Welcome to Twin Peaks

Agent Dale Cooper, who came to Twin Peaks to investigate the mysterious death of Laura Palmer, was in the habit of keeping a diary on his dictaphone. And what if he also filmed everything he saw on his Polaroid? Taras Bychko took a trip on the FBI special agent's footsteps via Google Maps and created this photo diary for him.

In 1989, David Lynch and Mark Frost were working on the plot of their first television series. Picking locations for filming, they drove to Snoqualmie, Washington state, and from there to North Bend and Fall City. Along the way, David marked the locations that later appeared in the iconic ’90s show.

In 2007, the Google Maps service began working on the “Street View” extension. The first pictures were those of capitals and famous places worldwide. In 2008, the Google car drove through the state of Washington, covering the locations from Lynch’s series. Since then, thousands of people eager to see and photograph these locations have come to Twin Peaks (i.e., Snoqualmie and neighboring towns). Many such pictures are now stored on Google Maps. Thanks to this, the photographer from Lviv Taras Bychko was also able to “go on a trip” to Twin Peaks.

Taras Bychko

A photographer from Lviv, Ukraine. Member of the Little Box Collective (international collective of photographers) and the Ukrainian Street Photography Group co-founder. Finalist of international competitions: Leica Street Photo, Miami Street Photo Festival, London Photo Festival, and Documentary Family Awards.

– On February 24, 1990, FBI Special Agent Dale Cooper arrived in Twin Peaks, a small town on the Canadian border, on a working assignment. Dale had a habit of keeping an audio journal and filming what he saw. Above is the map with which he navigated the town. Below are his notes in snapshot format. In 2021, I got my hands on these legendary photo diaries, and now you can see them too.

Of course, I invented this backstory, but the Welcome to Twin Peaks project itself was born out of the idea that maybe instant photography is not about truth after all.

The Welcome to Twin Peaks project was born out of the idea that maybe instant photography isn’t about truth after all.

The emergence of the Polaroid SX-70 Land in 1972 can be considered an enormous breakthrough in such photography. It was the first automatic snapshot camera: all you had to do was load the cassette, point the camera at the subject and press the shutter. In a few seconds, you had an image. The SX-70 was fairly modestly sized and could be taken for a walk, to a match, or a concert.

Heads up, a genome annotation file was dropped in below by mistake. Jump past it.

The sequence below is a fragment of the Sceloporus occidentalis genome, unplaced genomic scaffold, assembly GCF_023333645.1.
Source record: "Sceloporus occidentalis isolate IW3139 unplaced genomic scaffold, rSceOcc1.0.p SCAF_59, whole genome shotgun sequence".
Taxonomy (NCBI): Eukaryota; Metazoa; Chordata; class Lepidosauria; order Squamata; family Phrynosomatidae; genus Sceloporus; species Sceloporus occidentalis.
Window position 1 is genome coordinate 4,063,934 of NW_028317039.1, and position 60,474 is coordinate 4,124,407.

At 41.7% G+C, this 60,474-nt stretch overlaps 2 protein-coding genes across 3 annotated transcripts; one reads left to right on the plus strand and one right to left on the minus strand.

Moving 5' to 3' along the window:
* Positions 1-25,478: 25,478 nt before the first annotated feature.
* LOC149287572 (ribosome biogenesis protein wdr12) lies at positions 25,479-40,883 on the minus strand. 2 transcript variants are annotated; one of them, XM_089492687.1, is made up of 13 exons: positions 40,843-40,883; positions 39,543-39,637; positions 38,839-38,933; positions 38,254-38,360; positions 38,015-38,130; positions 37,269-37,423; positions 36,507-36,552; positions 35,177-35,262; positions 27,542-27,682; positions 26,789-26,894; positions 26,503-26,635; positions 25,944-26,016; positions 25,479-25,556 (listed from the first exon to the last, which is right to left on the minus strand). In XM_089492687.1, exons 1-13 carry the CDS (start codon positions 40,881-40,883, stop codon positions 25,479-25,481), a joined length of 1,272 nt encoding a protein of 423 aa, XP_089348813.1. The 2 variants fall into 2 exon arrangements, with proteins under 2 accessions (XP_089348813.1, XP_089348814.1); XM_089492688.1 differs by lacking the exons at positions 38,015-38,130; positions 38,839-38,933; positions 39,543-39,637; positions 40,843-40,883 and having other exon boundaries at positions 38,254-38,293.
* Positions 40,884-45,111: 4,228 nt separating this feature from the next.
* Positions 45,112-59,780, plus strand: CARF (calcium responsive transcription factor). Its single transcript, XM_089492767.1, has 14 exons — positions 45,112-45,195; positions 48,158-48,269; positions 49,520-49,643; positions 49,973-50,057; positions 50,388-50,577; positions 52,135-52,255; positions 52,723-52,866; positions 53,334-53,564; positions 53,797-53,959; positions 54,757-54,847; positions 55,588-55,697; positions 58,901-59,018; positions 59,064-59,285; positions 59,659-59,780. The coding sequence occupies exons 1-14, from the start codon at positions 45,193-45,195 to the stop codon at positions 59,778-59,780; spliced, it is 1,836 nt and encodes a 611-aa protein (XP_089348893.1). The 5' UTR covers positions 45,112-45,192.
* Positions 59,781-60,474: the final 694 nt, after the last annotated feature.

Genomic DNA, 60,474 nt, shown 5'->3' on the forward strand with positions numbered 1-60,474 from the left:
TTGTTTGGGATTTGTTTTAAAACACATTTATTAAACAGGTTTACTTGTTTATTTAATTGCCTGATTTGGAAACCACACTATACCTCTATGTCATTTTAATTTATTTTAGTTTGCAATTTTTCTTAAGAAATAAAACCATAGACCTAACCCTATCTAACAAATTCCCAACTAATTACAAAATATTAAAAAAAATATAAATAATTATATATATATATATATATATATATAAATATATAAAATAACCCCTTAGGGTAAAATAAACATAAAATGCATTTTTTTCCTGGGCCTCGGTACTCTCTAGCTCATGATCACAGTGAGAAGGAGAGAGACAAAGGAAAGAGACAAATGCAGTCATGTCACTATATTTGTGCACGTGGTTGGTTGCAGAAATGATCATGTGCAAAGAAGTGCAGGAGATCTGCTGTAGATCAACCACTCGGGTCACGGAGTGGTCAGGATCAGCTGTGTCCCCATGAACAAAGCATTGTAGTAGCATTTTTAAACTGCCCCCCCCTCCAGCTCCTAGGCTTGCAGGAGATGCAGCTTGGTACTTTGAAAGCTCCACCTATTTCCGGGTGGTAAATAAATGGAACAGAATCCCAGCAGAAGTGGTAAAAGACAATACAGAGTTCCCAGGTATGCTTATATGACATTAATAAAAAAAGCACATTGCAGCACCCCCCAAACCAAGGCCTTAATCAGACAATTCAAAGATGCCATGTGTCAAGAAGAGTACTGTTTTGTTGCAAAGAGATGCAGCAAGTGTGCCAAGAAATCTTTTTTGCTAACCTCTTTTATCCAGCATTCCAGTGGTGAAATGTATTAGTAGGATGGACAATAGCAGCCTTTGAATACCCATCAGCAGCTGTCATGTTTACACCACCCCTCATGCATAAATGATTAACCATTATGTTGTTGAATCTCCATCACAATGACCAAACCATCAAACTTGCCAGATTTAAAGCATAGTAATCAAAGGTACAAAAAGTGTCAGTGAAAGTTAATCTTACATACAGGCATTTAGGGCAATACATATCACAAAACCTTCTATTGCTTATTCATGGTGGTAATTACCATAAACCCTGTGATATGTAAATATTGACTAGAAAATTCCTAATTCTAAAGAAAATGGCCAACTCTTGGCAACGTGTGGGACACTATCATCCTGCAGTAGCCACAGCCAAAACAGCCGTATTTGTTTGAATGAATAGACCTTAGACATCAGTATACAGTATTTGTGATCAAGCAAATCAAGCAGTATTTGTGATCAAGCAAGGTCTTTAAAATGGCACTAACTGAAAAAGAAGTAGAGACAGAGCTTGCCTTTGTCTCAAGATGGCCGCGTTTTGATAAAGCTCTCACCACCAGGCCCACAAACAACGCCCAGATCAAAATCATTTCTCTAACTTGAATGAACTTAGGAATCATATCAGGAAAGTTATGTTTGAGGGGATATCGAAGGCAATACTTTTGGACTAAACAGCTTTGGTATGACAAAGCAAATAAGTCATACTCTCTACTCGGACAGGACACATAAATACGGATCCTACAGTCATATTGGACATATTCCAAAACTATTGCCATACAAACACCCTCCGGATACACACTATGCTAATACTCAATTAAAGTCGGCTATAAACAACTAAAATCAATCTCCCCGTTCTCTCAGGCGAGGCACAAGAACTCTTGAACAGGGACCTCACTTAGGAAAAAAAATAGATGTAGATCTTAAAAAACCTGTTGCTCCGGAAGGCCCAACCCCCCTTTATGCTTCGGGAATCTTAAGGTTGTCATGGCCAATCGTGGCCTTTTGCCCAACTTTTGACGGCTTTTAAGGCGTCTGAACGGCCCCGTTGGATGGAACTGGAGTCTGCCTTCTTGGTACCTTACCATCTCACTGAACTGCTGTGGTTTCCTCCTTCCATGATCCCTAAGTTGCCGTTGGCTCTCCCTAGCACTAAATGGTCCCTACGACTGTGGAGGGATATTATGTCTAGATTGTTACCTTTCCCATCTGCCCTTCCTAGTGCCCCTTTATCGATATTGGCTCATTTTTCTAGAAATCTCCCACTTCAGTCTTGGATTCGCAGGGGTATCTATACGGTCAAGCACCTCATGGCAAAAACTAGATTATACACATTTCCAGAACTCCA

For me, this kind of photography is the most accurate description of the so-called “straight photography” based on the surrounding reality representation. But the more I asked myself the question, “Is this about truth?” the sharper was my desire to show the opposite. Thinking about it, I “took a trip” to Twin Peaks, where I shot everything with a snapshot camera. Did it make my project more truthful?

Twin Peaks changed the history of television, and Lynch turned the genre of soap opera upside down. It’s a brilliant work, one of my favorites. However, I didn’t follow the markers of the whole series: you can shoot this while being there, on the spot, and then the project would not have my handwriting. Also, I didn’t aim to go into the details of the plot, so my images look detached.

Twin Peaks changed the history of television, and Lynch turned the genre of soap opera upside down.

It was 2021, and while staying in Lviv, I traveled around Twin Peaks via Google Maps. I imagined it through the eyes of Agent Dale Cooper: this is his first visit to the city, his first impression, the first episode of the first season. From there on, the mood and entourage of the series change a lot; it becomes a different story. Taras Bychko’s vision conveys Dale Cooper’s vision, created by David Lynch. It is embodied through random tourists and Google cars. These are snapshots whose moment is at point N in the range of about 33 years.

These are the places from which the story was made up or the places created from the story. Some of these places existed independently of Twin Peaks, while others became a reality only by virtue of the series. The movie is not real; the sites are not real; Google maps are only references to reality. Dale Cooper’s map is a reference to something that was never real. Dale Cooper himself never existed.

Dale Cooper’s map is a reference to something that was never real.

To me, instant photography is only a symbol of truth. After all, when we shoot with this “one-step photographic process,” we are not always directly participating in events or visiting places. So does truth exist as such? Does reality exist? Who orchestrated the vision we have? There are no answers.

Translated by Lubov Borshevsky

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